It seems the incredible rise of hand sanitizers over the last decade have turned the now-ubiquitous goo into the equivalent of a portable sink for millions of Americans.  "Don’t have access to running hot water and soap?  Just use a squirt of easy-to-carry hand sanitizer".

While hand sanitizer can certainly be useful in a pinch, how does it handle the eradication of potentially deadly bacteria like E. coli?  According to an experiment conducted by local 4th grader, Celia Vernon, not very well.  As reported by King5 news reporter, Gary Chittim:

Nine-year-old Celia Vernon won her class science fair at Roosevelt Elementary with an experiment involving a live sample of E.coli. Under the guidance of her father, a biologist with a background in microbiology, Vernon tested several solutions on E.coli, including Purell brand hand sanitizer.

In a side-by-side comparison with common bleach, the E.coli on the Purell side survived. On the bleach side, it died.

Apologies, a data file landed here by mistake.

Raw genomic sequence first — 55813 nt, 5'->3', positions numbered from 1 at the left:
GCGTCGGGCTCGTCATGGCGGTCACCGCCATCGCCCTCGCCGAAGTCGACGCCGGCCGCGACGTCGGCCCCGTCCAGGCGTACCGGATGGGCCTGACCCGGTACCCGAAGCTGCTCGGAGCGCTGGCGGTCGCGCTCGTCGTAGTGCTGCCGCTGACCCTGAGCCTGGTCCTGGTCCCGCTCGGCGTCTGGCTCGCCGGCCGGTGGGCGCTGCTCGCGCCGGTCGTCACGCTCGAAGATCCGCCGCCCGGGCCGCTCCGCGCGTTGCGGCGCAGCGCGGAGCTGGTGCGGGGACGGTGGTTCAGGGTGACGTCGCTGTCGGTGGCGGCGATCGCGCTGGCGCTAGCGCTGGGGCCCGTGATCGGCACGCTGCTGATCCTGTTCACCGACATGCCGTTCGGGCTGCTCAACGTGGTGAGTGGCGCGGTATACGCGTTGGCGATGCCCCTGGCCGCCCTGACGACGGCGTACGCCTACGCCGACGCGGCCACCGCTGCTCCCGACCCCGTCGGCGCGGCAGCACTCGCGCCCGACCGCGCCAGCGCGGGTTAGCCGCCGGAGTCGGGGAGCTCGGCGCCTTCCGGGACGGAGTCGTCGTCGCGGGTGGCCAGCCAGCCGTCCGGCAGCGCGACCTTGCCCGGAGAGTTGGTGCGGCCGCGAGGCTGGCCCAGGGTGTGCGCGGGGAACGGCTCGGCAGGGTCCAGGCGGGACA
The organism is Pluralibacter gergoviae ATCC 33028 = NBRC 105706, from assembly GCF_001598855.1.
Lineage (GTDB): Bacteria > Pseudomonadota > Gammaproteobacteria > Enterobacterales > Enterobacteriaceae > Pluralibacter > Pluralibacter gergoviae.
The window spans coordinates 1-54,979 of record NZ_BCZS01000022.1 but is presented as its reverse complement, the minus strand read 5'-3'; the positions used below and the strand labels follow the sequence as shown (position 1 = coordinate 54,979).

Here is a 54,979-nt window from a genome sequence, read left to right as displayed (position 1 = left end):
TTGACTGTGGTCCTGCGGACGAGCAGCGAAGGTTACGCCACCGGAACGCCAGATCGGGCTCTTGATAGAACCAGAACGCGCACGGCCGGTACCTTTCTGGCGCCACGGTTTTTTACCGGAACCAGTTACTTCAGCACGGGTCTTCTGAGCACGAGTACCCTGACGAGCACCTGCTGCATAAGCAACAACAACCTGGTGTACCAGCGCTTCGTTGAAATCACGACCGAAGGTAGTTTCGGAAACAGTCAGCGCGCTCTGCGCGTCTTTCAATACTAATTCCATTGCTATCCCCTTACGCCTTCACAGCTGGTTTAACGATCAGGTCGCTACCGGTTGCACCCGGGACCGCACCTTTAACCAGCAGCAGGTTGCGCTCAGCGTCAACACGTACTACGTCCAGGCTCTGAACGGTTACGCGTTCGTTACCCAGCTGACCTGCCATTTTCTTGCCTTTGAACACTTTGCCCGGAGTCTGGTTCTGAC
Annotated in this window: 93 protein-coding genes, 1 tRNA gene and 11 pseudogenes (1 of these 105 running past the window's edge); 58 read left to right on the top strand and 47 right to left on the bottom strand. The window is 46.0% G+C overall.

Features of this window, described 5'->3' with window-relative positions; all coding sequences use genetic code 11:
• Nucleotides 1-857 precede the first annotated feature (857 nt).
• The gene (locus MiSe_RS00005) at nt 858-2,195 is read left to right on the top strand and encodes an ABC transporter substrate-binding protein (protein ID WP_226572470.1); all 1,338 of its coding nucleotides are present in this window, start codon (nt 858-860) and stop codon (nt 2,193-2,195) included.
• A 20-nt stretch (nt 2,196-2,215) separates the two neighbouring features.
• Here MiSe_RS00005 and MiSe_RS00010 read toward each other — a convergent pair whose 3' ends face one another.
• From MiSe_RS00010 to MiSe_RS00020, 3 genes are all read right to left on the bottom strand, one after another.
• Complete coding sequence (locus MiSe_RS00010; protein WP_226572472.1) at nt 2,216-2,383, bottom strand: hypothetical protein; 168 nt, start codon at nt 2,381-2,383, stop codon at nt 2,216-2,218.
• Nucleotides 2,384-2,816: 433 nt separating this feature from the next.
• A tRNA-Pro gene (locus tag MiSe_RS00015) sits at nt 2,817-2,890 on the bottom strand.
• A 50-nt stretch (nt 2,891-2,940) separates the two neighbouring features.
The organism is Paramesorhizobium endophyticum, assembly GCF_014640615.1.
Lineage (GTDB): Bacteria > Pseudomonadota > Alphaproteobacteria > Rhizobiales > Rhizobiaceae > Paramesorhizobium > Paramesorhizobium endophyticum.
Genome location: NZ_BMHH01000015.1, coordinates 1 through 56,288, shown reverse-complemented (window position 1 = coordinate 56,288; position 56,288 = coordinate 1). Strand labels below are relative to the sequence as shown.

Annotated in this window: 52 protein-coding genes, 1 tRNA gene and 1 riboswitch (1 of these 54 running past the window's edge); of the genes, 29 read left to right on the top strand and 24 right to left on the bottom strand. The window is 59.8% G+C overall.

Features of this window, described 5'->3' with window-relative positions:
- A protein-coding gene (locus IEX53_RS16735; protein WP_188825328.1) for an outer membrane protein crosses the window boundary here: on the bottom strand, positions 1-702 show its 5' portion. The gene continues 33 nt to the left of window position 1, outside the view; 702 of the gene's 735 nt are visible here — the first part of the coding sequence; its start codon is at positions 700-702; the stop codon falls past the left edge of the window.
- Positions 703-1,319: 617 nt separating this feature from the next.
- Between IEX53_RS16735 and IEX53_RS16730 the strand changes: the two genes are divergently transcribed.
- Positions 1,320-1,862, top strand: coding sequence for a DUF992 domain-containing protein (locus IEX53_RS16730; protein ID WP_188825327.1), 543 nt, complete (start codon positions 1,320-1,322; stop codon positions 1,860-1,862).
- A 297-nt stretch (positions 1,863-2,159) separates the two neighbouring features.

The Vernons say they have no bone to pick with Purell, but were surprised to learn it doesn’t kill one of the main dangers associated with exposures from using bathrooms.

A spokesperson for the makers of Purell told KING 5 News that it stands by its claims to kill 99 percent of germs and suggested we contact the Centers for Disease Control and Prevention. A CDC spokesperson says they have not studied hand sanitizers specifically on E.coli and recommend hand sanitizers only when soap and water are not available.